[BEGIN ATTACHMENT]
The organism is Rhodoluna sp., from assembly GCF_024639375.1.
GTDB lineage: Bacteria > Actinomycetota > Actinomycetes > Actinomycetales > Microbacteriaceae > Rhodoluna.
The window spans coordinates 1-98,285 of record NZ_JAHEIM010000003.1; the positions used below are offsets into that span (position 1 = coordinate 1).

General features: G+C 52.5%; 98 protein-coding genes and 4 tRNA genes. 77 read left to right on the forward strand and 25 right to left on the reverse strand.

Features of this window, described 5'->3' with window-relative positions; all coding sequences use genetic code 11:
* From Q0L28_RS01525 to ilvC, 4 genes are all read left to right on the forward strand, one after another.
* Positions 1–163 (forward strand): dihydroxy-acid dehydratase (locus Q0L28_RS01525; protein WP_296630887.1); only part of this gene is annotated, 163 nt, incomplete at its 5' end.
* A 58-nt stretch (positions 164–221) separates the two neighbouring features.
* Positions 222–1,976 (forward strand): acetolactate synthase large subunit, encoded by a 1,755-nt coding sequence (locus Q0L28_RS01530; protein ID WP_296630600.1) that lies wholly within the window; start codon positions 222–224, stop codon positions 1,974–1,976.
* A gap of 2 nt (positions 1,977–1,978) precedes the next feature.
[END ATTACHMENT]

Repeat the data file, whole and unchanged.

The organism is Rhodoluna sp., from assembly GCF_024639375.1.
GTDB lineage: Bacteria > Actinomycetota > Actinomycetes > Actinomycetales > Microbacteriaceae > Rhodoluna.
The window spans coordinates 1-98,285 of record NZ_JAHEIM010000003.1; the positions used below are offsets into that span (position 1 = coordinate 1).

General features: G+C 52.5%; 98 protein-coding genes and 4 tRNA genes. 77 read left to right on the forward strand and 25 right to left on the reverse strand.

Features of this window, described 5'->3' with window-relative positions; all coding sequences use genetic code 11:
* From Q0L28_RS01525 to ilvC, 4 genes are all read left to right on the forward strand, one after another.
* Positions 1–163 (forward strand): dihydroxy-acid dehydratase (locus Q0L28_RS01525; protein WP_296630887.1); only part of this gene is annotated, 163 nt, incomplete at its 5' end.
* A 58-nt stretch (positions 164–221) separates the two neighbouring features.
* Positions 222–1,976 (forward strand): acetolactate synthase large subunit, encoded by a 1,755-nt coding sequence (locus Q0L28_RS01530; protein ID WP_296630600.1) that lies wholly within the window; start codon positions 222–224, stop codon positions 1,974–1,976.
* A gap of 2 nt (positions 1,977–1,978) precedes the next feature.